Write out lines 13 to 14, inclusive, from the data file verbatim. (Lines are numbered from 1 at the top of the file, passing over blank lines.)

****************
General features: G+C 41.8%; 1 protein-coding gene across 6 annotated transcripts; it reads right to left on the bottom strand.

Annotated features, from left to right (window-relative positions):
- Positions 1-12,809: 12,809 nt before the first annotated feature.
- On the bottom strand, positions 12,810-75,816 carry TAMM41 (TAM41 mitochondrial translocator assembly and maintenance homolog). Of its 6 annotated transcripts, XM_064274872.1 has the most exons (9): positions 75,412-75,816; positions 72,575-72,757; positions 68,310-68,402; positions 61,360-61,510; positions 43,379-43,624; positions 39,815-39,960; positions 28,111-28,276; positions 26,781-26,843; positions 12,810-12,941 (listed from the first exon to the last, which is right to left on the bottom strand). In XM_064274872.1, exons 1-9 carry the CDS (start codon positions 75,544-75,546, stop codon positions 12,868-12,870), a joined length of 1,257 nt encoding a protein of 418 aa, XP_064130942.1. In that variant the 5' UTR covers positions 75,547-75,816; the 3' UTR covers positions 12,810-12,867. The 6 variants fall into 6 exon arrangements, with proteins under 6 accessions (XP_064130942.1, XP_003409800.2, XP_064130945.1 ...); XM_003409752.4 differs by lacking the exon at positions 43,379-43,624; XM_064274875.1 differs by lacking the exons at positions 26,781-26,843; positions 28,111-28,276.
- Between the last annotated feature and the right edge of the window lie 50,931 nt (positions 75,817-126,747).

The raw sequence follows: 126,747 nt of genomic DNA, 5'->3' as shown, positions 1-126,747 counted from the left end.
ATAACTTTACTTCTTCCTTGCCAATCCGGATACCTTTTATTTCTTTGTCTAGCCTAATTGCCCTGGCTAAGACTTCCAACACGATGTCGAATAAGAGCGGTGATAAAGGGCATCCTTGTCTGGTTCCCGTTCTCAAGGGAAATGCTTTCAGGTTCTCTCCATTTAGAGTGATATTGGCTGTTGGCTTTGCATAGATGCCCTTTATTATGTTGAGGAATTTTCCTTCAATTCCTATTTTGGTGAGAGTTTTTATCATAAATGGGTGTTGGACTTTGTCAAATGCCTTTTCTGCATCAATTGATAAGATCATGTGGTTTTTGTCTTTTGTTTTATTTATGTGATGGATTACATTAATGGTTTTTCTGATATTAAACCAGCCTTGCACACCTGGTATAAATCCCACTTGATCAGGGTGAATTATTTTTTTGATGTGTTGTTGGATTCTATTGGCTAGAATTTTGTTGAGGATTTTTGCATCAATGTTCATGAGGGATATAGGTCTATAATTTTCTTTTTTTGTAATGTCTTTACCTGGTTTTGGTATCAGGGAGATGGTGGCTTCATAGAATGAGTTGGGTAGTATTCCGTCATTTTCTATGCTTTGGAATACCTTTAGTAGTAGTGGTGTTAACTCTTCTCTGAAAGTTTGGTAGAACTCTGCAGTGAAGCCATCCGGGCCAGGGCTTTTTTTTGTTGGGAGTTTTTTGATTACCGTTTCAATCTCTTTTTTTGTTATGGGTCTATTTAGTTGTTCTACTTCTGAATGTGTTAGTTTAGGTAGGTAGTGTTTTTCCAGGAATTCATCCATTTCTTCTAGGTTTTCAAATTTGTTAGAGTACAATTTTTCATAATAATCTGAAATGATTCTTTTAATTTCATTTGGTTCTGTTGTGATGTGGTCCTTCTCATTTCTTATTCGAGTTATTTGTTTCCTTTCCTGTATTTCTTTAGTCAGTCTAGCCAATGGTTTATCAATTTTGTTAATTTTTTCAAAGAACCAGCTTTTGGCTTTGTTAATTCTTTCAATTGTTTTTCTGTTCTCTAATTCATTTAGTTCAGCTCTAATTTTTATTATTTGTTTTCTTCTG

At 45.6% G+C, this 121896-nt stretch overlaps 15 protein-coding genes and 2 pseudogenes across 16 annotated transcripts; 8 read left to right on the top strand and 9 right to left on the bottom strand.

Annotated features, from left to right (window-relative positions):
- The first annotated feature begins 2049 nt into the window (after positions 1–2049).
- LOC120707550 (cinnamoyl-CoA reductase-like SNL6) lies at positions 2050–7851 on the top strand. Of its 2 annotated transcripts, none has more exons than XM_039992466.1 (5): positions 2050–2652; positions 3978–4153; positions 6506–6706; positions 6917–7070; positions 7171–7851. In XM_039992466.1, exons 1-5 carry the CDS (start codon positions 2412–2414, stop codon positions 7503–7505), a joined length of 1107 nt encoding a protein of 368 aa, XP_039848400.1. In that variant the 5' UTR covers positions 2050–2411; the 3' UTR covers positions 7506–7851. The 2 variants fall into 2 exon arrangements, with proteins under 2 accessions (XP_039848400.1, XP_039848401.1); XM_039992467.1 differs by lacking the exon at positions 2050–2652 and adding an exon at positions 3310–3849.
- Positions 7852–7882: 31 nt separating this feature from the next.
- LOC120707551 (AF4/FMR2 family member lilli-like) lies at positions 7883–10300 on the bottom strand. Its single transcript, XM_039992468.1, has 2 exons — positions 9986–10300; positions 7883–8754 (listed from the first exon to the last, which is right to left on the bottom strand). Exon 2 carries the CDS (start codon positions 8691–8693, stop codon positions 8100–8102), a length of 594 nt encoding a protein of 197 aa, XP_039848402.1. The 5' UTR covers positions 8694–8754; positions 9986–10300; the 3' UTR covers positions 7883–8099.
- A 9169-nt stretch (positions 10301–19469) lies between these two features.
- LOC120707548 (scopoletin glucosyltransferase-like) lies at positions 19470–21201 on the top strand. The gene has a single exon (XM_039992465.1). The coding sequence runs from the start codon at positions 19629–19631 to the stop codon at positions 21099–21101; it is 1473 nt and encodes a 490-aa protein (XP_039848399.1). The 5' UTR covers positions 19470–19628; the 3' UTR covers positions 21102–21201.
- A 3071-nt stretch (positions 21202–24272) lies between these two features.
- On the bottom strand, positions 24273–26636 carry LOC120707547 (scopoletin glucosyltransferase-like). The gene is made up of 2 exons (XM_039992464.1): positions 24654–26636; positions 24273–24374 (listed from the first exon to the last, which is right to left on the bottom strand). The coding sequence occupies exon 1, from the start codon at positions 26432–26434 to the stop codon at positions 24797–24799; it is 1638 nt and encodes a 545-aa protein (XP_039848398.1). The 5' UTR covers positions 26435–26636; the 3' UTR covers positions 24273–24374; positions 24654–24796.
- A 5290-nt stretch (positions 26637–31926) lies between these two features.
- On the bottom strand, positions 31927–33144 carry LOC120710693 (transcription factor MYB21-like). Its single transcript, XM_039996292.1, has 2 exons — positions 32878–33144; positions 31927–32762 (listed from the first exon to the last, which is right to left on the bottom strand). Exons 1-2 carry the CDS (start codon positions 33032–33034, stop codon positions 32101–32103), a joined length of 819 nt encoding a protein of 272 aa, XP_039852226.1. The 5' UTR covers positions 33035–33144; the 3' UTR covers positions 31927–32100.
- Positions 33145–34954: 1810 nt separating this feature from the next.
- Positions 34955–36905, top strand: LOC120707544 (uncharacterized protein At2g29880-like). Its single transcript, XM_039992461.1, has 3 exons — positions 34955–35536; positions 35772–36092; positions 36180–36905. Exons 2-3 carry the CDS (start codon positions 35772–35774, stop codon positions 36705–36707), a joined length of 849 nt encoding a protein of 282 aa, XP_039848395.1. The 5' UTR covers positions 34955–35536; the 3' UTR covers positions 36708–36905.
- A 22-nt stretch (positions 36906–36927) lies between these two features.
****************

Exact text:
- LOC120707551 (AF4/FMR2 family member lilli-like) lies at positions 7883–10300 on the bottom strand. Its single transcript, XM_039992468.1, has 2 exons — positions 9986–10300; positions 7883–8754 (listed from the first exon to the last, which is right to left on the bottom strand). Exon 2 carries the CDS (start codon positions 8691–8693, stop codon positions 8100–8102), a length of 594 nt encoding a protein of 197 aa, XP_039848402.1. The 5' UTR covers positions 8694–8754; positions 9986–10300; the 3' UTR covers positions 7883–8099.
- A 9169-nt stretch (positions 10301–19469) lies between these two features.